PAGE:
Seal pup numbers increase on Farne Islands
Atlantic grey seal pup numbers at one of the largest colonies in England have reached a record high thanks to a good supply of food and lack of predators, the National Trust can reveal.
The number of seal pups born on the Farne Islands, off the Northumberland coast, has increased by 50 per cent from 1740 in 2014 to 2602 this year.
The grey seal is a protected sea mammal with global numbers estimated to be around 300,000 half of which live in British and Irish waters.
The rangers, who live on the Islands for nine months of the year, count the seals every four days in the autumn once pupping season begins, weather permitting. Once born, they’re sprayed with a harmless vegetable dye to indicate the week they are born. Using a rotation of three or four colours allows the rangers keep track of the numbers.
Ranger Thomas Hendry commented: “Once all the seabirds leave in late summer, our attention turns to the seals. The seal breeding season on the Farnes is usually mid to late September until December, with the majority of pups being born in October and November.
“We wait until the first pups are born and then begin the process of counting and marking all pups born on the Islands.
“A lack of predators and a plentiful supply of sand eels – which makes up about 70 per cent of the seals’ diet – has helped bolster our seal pup numbers.
“This new record for the grey seal colony is certainly a milestone and could be good news for the health of our seas around the islands, indicating a good food supply due to fishing being limited partly due to several protected areas of sea around the islands.
“Over the next few years we will monitor the effect of a growing seal population and to manage the island habitats accordingly.”
For the first time, following a successful trial last year, rangers have also used a drone to help make the count more accurate and less stressful for the seals.
Thomas continued: “The drone gives us an excellent view of the islands and from the clear images we can count the total numbers of seal pups on each island. As the footage is taken whilst we are spraying, we use the image counts to check against the numbers we get on the ground.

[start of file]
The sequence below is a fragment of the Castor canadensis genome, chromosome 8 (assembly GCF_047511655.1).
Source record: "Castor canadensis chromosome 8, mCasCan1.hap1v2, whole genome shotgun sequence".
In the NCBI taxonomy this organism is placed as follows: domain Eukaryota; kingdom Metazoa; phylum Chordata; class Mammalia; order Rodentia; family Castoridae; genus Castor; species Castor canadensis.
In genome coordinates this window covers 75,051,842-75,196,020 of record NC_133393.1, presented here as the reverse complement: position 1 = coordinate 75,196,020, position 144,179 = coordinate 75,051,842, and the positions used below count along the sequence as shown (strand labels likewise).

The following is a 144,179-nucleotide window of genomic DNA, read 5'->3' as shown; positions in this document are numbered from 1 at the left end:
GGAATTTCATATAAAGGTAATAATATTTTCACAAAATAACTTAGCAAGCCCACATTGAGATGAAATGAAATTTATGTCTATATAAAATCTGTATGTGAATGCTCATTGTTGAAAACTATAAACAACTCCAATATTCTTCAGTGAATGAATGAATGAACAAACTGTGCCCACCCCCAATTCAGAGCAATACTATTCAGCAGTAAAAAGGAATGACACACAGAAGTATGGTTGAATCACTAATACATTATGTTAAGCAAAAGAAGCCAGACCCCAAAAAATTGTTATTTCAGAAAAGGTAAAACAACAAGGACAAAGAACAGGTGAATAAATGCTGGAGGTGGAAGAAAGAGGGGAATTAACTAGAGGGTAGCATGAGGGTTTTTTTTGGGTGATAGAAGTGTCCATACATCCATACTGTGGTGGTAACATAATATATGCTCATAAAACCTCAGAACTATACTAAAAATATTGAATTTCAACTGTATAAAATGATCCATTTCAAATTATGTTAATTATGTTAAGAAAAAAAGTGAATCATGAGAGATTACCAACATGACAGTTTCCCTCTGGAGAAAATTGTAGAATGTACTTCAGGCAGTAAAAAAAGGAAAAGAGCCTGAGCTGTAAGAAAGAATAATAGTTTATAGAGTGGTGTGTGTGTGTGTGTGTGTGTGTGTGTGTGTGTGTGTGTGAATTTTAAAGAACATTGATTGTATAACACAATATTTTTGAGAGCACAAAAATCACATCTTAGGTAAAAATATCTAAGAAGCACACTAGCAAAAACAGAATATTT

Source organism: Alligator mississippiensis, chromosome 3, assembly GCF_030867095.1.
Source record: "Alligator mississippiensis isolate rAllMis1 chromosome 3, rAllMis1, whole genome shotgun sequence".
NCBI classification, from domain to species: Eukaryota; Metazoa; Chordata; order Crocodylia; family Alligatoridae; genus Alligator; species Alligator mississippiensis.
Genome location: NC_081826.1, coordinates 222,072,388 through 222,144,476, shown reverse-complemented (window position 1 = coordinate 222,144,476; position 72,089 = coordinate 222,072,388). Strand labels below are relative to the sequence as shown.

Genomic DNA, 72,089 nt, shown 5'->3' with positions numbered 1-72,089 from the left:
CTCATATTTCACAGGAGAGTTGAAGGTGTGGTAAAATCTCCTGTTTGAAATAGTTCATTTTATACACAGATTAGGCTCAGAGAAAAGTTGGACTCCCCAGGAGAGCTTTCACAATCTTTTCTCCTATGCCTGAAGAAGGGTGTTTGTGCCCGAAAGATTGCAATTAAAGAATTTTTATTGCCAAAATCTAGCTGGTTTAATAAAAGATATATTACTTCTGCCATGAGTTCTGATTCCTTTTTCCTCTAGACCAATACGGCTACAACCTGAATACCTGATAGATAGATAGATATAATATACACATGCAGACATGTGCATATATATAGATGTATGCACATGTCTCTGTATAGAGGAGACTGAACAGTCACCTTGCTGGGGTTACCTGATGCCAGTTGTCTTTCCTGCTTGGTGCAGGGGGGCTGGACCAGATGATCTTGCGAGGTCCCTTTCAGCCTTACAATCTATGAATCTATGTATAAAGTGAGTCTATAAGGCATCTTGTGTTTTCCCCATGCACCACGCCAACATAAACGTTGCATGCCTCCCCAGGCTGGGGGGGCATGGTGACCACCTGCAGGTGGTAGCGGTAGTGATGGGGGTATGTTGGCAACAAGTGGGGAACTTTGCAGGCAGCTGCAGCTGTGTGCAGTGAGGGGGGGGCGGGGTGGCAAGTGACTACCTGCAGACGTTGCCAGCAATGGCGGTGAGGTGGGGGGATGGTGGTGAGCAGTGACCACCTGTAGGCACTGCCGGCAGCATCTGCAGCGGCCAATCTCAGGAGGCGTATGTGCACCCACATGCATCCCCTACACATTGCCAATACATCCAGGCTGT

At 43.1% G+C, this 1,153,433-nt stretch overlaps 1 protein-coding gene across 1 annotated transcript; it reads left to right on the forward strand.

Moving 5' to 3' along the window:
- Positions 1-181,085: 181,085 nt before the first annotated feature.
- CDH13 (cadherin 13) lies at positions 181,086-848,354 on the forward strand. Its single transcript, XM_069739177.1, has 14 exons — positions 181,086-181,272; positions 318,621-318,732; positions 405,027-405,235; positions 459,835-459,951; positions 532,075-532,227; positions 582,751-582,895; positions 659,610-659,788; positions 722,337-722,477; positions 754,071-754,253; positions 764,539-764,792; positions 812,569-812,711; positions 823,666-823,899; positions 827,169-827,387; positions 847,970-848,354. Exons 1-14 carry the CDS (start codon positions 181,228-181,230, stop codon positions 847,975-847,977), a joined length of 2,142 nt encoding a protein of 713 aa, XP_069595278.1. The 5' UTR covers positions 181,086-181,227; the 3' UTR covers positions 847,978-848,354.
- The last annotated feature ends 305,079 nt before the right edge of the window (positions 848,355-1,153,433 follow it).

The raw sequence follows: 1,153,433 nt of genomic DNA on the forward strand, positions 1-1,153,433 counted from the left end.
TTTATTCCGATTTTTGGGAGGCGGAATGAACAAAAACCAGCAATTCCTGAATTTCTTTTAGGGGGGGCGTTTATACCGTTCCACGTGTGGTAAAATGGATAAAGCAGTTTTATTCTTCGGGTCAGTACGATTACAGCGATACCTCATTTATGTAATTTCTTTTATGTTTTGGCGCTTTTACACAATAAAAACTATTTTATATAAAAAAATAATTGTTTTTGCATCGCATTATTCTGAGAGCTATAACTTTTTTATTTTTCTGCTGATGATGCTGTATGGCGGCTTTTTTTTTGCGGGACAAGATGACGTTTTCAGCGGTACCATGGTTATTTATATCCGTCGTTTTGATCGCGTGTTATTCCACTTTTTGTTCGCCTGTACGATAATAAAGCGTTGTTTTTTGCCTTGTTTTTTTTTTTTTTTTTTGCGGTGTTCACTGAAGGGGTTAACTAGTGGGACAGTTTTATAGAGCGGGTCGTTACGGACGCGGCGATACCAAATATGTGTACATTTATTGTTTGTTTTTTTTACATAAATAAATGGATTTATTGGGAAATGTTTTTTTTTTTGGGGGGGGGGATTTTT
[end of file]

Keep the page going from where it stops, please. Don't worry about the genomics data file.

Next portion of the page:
“It also allows us to see onto the smaller islands which are more challenging to land in difficult sea conditions.”
The seals are born with bright white fluffy coats. Although the pups can swim at an early age they don’t normally leave the breeding colony until they have been weaned and after they have moulted their soft white coats. This happens when they are about two or three weeks old and their dense grey waterproof fur grows through.
The rangers have also noticed changes to the location of the rookeries (the breeding sites). While more pups used to be born on the islands of North and South Wamses, now many seals try to breed on Brownsman and Staple islands which are both bigger and have higher ground, therefore offering better protection from storms and high seas.
Seal pup numbers have also hit record highs at the charity’s Blakeney Point in Norfolk, where figures have reached 2,802 in this year’s count, versus 2,000 in 2014.
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 Difficult landing conditions in 2017 meant that some of the islands were visited less frequently than usual so the overall figures for last year should be treated with caution as it may not reflect the true number of seal pups born that year.
Year Number of Pups Percentage +/-
2014 1740 10.4%
2015 1876 7.8%
2016 2295 22.3%
2017 2131* -7.1%
2018 2602 22.1%
 Globally, the Atlantic grey seal is one of the rarest seal species and about 50% of the world population lives in British and Irish waters.
 This year the drone has carried out 71 flights, recording 18hours 58mins of footage and covering 189,742 metres, improving the process of identifying and counting the pups across the 14 islands that make up the Farnes.